RISE supports teachers in bringing the best research-based instruction to emerging readers (K-3), struggling readers (grade 4-adult) and English language learners. RISE endorses both teacher-led direct instruction and software-based instruction. While nothing can match the level of learning that comes from hands-on, multi-sensory teaching lead by a skilled teacher, software-based instruction can also play an important role in the learning process.
7 Pillars of Effective Reading Instruction
What do excellent teachers know and do in the classroom? RISE assists teachers in creating classrooms where research in reading instruction is translated into practice. This includes the 7 pillars of effective reading instruction. The “pillars” are a framework developed by Reutzel and Cooper in 2011 to assist teachers in understanding all of the research about the teaching of reading.
- Have Teacher Knowledge - Each teacher of reading should understand the basics about phonemic awareness, phonics, fluency, vocabulary and comprehension. The teacher should understand how each of these important skills is related to the others, how the skills develop and how and when to teach them. The teacher should strive to continually stay abreast of the latest literacy research.
- Use Evidenced-Based Teaching Practices - Each teacher of reading should use strategies that are grounded in research. Using “evidenced-based” teaching practices means that the teacher will have excellent classroom management, teach the essential skills listed in the “teacher knowledge” section above, create a “print-rich” environment that includes lots of different reading materials, and have an interactive classroom where students are encouraged to engage in learning and talk to one another. Instructional programs should only include programs that have been proven to work through sound research.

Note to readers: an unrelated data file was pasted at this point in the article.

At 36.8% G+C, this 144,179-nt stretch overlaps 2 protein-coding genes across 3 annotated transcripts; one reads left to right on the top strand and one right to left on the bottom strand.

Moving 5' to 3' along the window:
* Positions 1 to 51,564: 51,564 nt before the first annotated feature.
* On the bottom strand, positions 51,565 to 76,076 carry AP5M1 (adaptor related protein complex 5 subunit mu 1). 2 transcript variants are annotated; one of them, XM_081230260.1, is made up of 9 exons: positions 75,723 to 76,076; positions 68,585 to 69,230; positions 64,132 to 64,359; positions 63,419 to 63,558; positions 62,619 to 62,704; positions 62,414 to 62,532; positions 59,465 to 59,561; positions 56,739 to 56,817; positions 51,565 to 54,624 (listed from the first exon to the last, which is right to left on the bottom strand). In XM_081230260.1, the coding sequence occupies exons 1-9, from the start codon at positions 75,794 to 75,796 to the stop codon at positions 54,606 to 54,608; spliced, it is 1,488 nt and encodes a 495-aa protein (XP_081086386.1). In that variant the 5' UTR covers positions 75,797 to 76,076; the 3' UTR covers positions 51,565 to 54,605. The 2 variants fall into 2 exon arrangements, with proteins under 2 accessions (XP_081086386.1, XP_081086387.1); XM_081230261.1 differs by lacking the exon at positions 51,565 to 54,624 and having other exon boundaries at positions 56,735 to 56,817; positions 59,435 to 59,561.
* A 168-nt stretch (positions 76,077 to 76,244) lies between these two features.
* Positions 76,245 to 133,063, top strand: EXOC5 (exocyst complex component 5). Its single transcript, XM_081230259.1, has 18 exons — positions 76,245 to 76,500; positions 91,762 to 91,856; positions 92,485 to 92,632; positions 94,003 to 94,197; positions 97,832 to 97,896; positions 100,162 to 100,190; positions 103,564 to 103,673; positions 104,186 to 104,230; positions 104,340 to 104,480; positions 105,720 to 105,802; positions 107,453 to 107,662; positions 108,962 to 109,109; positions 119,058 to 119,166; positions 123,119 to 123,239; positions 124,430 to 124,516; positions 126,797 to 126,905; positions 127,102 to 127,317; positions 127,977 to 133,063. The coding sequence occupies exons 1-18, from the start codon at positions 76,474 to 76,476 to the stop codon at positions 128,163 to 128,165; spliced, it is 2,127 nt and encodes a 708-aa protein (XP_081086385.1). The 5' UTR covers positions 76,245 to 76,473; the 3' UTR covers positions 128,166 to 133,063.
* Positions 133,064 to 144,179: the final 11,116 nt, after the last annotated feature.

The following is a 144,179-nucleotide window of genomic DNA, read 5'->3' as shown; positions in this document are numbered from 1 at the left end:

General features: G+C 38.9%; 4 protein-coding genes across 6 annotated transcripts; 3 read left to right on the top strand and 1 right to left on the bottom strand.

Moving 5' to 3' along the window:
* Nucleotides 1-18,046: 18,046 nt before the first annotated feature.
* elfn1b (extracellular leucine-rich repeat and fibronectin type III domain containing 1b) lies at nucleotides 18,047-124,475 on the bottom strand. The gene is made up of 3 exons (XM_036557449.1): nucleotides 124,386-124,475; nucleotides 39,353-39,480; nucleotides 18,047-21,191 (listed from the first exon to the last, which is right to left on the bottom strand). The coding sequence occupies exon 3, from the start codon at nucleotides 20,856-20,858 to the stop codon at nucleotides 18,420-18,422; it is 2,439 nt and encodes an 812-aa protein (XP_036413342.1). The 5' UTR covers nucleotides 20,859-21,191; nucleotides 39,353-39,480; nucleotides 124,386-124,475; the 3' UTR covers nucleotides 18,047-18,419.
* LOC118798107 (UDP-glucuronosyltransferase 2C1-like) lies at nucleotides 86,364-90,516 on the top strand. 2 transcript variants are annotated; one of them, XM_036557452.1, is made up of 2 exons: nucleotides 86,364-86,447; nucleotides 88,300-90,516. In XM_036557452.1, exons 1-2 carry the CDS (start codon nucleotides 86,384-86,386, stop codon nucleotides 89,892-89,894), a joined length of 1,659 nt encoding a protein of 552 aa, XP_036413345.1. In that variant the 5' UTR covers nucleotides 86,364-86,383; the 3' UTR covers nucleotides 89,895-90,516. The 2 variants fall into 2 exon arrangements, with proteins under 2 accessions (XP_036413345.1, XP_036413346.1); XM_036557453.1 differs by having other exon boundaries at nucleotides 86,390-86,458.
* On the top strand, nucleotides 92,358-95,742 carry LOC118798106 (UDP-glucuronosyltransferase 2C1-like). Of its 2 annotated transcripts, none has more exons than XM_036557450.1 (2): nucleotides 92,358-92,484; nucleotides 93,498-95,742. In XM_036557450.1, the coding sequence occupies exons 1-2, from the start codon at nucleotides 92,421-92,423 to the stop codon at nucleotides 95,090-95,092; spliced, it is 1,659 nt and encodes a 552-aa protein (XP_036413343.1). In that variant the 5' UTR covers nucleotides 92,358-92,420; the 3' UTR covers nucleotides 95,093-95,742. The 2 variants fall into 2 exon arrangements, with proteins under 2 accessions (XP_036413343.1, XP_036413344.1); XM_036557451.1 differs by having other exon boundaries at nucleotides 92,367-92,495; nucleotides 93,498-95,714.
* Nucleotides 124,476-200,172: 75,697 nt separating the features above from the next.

- Apply Classroom Assessment - A excellent reading teacher is continually assessing the skills of each student. Real-time assessments provide the teacher with information needed to plan daily instruction based on what each student needs to learn or practice next. Assessments can include observations or performance measures that provide a specific understanding of a reader’s skill in a particular area.
- Employ Intervention Plans for Struggling and English Language Learners - When a reader is not progressing as expected, the teacher must provide additional support and assistance. Multiple interventions should be provided until the student has moved past the area of difficulty. Particular attention should be paid to students who are learning English for the first time. They will require additional time and support.
- Provide Motivation and Engagement - A student who wants to learn and participates actively in learning will progress much faster. A teacher can increase motivation and engagement by giving students choice, challenge and control over their learning. Students who talk to one another about their learning will be more engaged, so a collaborative classroom is ideal. The teacher can assist further by setting clear expectations coupled with meaningful feedback and consequences.
- Include Family and Community Connections - When parents, family and community are involved in the learning process, students learn more. Teachers who are able to provide strong connections to all of the people in the student’s world will likely have more success.
- Use Technology - Excellent teachers use and integrate technology into their daily reading and writing instruction. The use of software-based instruction can:
- individualize instruction so that each student learns exactly what is required at that moment in order to progress;
- maintain consistency so that reading instruction is organized, systematic and sequential;
- facilitate independence so that reading students can move forward as quickly as possible;
- extend learning beyond the walls of the classroom.